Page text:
I was chatting to someone in the pub yesterday about their broken car, which turned into them saying they’d not claimed the child tax credits they’d be entitled to (with 2 children), which then became ‘I haven’t paid any tax for 3 years, so I doubt I’d get anything anyway…’ which turned into ‘I don’t even open letters.’
This makes me SO uncomfortable for survivors – but this sort of thing is a big part of the work I do for vulnerable people through charities and so I’d like to speak about it.
When I first cut my family off, I realised how alone I was. Granted, I no longer had the potential for more of their brand of harm to guard against, but I had new problems resulting from my new situation. What if I became unwell? What if I had to go into hospital? What if I lost my house keys? And I’d better have money behind me at all times….
If I did not do these things and something happened to me, what then?
I was never that bad with this sort of thing anyway, which was lucky, but plenty of survivors do not attend to thing and plenty get in trouble as a result.
Administering ones’ life is not difficult or complicated and it doesn’t take that much time either, and the results are very worthwhile for survivors. If we have no-one, then we’d better be good to and for ourselves.
Firstly, I advocate people get to grips with the elements of their lives – their rent, bills, contracts, incomings and outgoings. Know what you have to pay and when, and know what you have coming in and when. If you are able to, get online banking sorted out, which is the easiest and best way to manage money these days. Keep passwords safe.
Get A4 envelopes and write broad headings on each, one for each category – tax, water, electricity, gas, house stuff, insurance, pension. Stick all relevant post in the relevant envelope. But before it goes in there, read and highlight what needs doing.
If you call someone, write the date and details of the conversation on the letter, allowing you to find and remember what was said, to whom and when. Given most other people don’t care about our business as much as we do, we need to be on top of our own business.
Lots of the people I work with think ‘The rent isn’t my business; I get it paid for me’ but this is not true. Yes it may be paid for you, but you owe it and it is in your name, so it suits you to know that it IS being paid OK.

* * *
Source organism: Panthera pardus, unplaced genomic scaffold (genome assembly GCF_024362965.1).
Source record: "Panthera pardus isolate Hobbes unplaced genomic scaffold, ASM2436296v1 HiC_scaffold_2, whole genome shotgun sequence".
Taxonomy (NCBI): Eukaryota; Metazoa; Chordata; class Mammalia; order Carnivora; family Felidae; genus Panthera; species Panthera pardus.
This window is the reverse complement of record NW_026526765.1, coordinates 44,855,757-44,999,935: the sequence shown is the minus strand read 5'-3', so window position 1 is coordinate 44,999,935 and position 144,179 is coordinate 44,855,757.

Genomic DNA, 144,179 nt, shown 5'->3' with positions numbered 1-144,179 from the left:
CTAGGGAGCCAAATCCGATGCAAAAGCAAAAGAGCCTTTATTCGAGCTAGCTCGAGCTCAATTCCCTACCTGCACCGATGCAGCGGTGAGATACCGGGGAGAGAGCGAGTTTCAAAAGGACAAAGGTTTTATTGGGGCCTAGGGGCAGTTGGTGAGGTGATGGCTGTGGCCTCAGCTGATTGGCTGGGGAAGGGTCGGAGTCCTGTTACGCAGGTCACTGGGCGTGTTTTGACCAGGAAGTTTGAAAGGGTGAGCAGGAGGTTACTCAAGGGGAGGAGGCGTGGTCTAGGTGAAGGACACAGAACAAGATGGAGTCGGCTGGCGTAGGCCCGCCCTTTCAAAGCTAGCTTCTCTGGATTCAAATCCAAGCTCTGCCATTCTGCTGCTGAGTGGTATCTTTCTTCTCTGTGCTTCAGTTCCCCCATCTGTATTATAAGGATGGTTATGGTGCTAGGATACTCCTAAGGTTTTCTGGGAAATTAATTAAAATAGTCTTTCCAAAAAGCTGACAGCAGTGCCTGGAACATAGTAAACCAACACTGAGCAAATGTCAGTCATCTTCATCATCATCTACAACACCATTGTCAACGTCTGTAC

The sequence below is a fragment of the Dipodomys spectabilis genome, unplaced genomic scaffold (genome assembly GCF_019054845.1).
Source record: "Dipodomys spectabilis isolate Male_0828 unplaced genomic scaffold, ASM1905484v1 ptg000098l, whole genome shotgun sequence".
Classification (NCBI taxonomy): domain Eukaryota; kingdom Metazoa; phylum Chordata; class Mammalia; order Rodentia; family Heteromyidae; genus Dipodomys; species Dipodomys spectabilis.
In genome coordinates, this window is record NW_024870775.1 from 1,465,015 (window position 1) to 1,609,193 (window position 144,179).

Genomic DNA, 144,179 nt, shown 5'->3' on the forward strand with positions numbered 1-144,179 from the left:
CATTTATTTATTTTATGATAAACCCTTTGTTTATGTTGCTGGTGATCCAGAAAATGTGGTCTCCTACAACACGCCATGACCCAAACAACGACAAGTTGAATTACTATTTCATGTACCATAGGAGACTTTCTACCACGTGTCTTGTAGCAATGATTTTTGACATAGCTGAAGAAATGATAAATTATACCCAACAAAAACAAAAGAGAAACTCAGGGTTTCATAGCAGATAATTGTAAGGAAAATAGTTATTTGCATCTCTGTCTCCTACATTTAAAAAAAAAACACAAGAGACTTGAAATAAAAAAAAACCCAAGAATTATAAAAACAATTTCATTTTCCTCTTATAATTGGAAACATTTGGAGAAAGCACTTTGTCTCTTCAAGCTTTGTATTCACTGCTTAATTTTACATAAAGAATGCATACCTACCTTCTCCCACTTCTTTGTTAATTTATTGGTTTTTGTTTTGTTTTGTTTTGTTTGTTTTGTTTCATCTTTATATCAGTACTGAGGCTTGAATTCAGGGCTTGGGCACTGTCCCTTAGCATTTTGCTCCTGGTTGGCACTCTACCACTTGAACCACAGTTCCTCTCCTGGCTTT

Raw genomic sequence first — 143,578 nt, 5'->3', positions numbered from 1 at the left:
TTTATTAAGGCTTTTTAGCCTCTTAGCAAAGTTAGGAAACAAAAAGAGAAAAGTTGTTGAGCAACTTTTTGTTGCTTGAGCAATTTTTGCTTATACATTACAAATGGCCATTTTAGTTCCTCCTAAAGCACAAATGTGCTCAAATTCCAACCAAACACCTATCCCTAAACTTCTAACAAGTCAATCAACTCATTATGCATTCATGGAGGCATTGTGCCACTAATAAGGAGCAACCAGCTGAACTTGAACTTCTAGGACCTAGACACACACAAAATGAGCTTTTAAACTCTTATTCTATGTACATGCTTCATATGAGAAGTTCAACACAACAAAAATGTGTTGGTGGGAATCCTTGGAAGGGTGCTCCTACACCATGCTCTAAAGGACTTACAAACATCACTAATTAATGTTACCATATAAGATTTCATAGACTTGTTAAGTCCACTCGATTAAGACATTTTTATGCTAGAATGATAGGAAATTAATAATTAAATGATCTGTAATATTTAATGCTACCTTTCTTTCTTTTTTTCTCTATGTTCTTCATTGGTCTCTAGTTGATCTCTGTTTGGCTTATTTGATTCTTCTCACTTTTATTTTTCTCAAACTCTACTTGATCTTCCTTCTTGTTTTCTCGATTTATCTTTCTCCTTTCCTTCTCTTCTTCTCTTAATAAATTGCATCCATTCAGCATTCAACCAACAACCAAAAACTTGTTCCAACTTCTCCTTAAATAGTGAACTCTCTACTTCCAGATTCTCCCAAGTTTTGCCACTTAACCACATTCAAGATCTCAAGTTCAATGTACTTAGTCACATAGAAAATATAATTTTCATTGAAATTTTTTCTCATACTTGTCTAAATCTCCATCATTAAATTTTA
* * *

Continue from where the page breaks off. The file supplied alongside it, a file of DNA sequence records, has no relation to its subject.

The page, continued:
If you are late or behind with anything, ring up and discuss it as soon as possible. All they can do is ask for what you owe and you can talk about how to pay it off, small and steady. Don’t leave things to fester – it will be so much better once it sorted out.
If your handling of money has been sporadic at times, try to become regular in your paying of bills. It’s not enough to say ‘Well my Grandad leant me £500.00 so I paid it all off’ – the point is that you are seen to make regular payments and are demonstrably secure in your handling of money.
I talk about money quite a lot with clients, as who has enough??! And there is usually always a shortage of some sort and it shows. But skilful handling of money is important for our safety and our power in life – if I get into trouble but I can go the hole in the wall, draw out £50 and get home, then I’m fine. If I don’t have that, then I am stuck. Money is our friend and a tool we’d be wise to learn to handle.
If I had my way, that gentlemen I was chatting would have a few sessions with me and then hey presto, his car would be towed away at last, he would log onto HMRC and upload tax forms, then claim whatever is left in tax credits. His bills would be sorted into piles and filed, calls made and logons saved. He would know what he’s got to play with and can make safe decisions from there.
There is NO aspect of our lives that can be left flailing in the wind if we are alone. It is a worthwhile task and a good habit, plus it’s a further example of a sorted headspace. If you have the money, start with a stapler, some nice pens and highlighters, some envelopes, a filing box and a rainy afternoon with an old movie on in the background.